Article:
kruizing with kikukat

Monday, December 19, 2011

Almost Goma Tei: Tan Tan Noodles

Aaaaahhh.  Nice to finally be on vacation.  In spite of having the time to cook, I really don't feel like cooking.  I'm blaming it on the holiday hype.  Still being in the recovery phase of an illness which has festered since Halloween, the 1 hour I spent in Target pretty much zapped my energy.  Meals are gonna be the product of the shortest distance between two points, a.k.a. minimal effort.

As you know from my earlier post, I have a deep, deep affinity for Goma Tei's Tan Tan Noodles.  It seems like I'm not the only  one.  Someone named Robyn Goong wrote to the Honolulu Star Advertiser's food lady, Betty Shimabukuro, and asked her to come up with a copycat recipe for the ethereal Goma Tei version.  You can read the article and get the original copycat recipe here.

The difference with my recipe lies in the amounts of black bean chili sauce and sesame oil to add and in the process by which the sauce ingredients are added to the stock.  Since I hate to see seeds and chili pepper casings in my food, I had to strain the black bean chili sauce so I could get the heat with out the seeds and casings.  Yes, I know, the OCD is coming out.

And speaking of my OCD. . .those of you who know me well are aware that I hate to touch anything cold and slimy or oily with my bare hands.  I tried to be very neat with the sesame paste, but in my effort to get to the paste by delicately plowing through the oil layer, I somehow ended up spilling most of the oil layer on the jar and onto the granite counter.  I got the counter cleaned up and decided I would wash the bottle with dishwashing soap so it wouldn't be all oily when I put it away.  I guess I didn't cover the bottle good enough because in the process of washing the bottle, the bottle opened up.  Not only did the sesame paste (not just the oily part) spill all over my WHITE jacket sleeve, but the soap from the sponge ended up inside the partially filled bottle.  FARCK!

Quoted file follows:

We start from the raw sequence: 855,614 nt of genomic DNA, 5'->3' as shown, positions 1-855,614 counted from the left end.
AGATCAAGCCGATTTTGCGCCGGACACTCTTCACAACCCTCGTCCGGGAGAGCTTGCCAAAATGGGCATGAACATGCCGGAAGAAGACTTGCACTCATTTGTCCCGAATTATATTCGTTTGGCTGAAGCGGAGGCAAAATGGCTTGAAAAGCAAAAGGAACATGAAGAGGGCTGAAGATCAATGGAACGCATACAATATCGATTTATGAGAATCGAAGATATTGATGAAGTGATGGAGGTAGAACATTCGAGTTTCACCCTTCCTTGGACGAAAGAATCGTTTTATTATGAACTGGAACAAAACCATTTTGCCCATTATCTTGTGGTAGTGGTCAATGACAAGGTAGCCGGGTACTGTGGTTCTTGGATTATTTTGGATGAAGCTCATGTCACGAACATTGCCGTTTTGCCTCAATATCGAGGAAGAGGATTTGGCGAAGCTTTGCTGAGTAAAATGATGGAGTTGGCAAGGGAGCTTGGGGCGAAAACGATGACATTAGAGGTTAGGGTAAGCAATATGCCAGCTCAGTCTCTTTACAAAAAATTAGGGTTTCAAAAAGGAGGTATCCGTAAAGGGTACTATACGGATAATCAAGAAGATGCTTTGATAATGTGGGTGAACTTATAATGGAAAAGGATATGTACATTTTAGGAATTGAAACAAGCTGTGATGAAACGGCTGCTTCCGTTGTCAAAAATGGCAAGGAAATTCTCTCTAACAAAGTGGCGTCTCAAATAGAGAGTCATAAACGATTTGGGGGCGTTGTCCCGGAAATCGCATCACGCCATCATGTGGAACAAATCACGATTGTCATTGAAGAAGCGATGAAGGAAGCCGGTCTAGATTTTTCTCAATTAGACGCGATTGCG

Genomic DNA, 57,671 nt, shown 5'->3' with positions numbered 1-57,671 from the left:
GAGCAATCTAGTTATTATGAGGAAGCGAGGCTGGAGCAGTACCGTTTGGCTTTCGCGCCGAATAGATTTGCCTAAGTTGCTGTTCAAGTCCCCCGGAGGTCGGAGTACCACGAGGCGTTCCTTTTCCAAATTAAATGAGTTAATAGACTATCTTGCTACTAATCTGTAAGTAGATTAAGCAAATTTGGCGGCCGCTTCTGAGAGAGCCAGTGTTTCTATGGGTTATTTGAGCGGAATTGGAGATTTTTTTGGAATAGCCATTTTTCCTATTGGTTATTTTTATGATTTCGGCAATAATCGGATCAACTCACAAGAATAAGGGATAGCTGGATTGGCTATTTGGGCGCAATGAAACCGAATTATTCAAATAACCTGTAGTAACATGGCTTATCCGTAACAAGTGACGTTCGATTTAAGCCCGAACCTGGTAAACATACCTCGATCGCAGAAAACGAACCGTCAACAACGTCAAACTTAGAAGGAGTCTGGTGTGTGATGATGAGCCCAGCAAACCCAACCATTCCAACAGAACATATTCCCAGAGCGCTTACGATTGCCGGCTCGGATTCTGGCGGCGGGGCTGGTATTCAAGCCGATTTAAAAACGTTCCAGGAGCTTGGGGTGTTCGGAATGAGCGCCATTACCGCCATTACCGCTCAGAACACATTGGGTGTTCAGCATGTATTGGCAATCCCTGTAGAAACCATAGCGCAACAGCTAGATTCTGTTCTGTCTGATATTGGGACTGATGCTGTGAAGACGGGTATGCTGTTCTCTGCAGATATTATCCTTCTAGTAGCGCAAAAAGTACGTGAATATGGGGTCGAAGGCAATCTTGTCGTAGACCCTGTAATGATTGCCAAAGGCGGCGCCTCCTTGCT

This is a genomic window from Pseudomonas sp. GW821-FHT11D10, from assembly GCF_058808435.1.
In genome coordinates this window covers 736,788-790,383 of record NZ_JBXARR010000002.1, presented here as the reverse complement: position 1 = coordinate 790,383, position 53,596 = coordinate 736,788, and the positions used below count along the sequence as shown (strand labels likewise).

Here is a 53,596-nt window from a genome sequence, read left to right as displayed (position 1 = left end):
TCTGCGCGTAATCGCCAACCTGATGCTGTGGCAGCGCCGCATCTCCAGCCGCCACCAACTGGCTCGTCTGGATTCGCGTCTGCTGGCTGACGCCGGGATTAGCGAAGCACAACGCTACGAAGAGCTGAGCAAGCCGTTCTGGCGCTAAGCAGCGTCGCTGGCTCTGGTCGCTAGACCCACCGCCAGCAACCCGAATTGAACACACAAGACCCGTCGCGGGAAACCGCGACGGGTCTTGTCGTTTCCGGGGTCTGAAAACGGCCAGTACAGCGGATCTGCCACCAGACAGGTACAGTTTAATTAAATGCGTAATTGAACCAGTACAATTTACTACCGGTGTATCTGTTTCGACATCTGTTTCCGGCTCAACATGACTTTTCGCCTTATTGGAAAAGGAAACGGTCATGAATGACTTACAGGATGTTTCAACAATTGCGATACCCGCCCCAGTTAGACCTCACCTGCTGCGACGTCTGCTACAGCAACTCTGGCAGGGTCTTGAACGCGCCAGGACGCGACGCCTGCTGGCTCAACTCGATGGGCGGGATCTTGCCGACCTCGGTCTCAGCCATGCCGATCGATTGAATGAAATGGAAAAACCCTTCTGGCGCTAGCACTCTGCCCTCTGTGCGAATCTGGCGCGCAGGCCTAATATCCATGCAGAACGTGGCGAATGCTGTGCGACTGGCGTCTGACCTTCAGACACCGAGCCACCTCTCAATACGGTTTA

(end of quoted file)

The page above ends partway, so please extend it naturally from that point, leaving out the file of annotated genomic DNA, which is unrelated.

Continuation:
But after the first bite of the noodles, it was all worth it.  The broth had the same "dirty" look as the Goma Tei version.  The thinly sliced roast pork was a good approximation of the spiral slab of pork belly.  And really, its way after Labor Day. . .wearing white is a fashion faux pas.

click on recipe title for printable recipe
Tan Tan Noodles

     4 c chicken stock
     1/4 c shoyu
     1 tbsp sugar
     2 tbsp sesame paste
     2 tsp black bean chili sauce
     1 tbsp sesame oil
     11 oz fresh noodles, boiled and drained.
     greens, blanched (won bok, baby bok choy, etc.)
     roast pork, sliced thin

Heat chicken stock.  When stock begins to simmer, add shoyu and sugar.  Add 2 tbsp stock to sesame paste.  Mix well, then add back to stock.  Place black bean chili sauce in a small sieve.  Spoon hot stock over sauce.  Discard seeds and chili pepper casings which remain in the sieve.  Add sesame oil.  Keep stock at a simmer.  Divide drained noodles between 2 saimin bowls.  Top with greens and roast pork.  Ladle soup over all.

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